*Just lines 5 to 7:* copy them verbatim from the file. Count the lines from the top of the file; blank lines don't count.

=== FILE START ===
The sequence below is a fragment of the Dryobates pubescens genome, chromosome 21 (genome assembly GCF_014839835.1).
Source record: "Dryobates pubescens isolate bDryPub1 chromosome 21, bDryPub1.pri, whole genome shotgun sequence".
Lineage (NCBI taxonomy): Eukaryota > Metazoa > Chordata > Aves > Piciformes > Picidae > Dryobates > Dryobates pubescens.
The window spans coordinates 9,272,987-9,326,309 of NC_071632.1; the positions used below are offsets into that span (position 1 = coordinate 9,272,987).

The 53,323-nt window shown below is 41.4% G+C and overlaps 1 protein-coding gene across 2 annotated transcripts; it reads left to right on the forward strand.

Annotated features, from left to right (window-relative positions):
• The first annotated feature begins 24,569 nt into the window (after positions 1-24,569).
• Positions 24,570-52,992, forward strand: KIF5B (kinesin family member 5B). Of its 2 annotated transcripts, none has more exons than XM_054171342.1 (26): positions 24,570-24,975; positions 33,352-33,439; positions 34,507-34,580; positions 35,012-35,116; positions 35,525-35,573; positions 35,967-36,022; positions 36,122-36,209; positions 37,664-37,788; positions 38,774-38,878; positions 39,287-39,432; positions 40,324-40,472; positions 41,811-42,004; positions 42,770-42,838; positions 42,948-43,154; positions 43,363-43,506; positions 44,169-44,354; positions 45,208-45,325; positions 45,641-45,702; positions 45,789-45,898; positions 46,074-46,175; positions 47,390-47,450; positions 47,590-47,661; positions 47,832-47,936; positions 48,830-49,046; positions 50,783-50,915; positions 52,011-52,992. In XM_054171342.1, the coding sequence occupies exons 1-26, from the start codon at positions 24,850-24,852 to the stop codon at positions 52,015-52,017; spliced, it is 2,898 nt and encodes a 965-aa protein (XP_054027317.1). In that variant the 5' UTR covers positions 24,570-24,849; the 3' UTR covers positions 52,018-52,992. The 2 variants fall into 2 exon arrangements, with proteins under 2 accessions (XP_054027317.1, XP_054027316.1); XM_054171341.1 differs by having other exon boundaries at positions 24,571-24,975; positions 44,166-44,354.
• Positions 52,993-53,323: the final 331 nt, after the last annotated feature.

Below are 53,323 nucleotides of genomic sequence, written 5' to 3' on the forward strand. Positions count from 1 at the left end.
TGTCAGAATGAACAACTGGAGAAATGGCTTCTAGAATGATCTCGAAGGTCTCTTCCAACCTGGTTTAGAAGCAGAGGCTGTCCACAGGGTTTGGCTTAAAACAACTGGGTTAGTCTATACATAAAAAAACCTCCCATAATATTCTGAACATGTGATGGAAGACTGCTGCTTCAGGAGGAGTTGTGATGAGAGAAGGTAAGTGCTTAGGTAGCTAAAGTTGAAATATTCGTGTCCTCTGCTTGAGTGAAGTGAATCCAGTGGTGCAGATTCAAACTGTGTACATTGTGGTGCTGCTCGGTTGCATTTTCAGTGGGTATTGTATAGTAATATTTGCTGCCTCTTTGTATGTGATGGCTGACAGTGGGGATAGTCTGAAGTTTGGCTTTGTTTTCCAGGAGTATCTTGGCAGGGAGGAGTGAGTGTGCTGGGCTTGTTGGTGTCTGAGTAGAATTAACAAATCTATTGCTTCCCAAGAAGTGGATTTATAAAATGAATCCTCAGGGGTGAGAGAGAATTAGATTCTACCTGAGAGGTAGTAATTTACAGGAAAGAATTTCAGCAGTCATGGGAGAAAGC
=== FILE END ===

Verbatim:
The 53,323-nt window shown below is 41.4% G+C and overlaps 1 protein-coding gene across 2 annotated transcripts; it reads left to right on the forward strand.

Annotated features, from left to right (window-relative positions):
• The first annotated feature begins 24,569 nt into the window (after positions 1-24,569).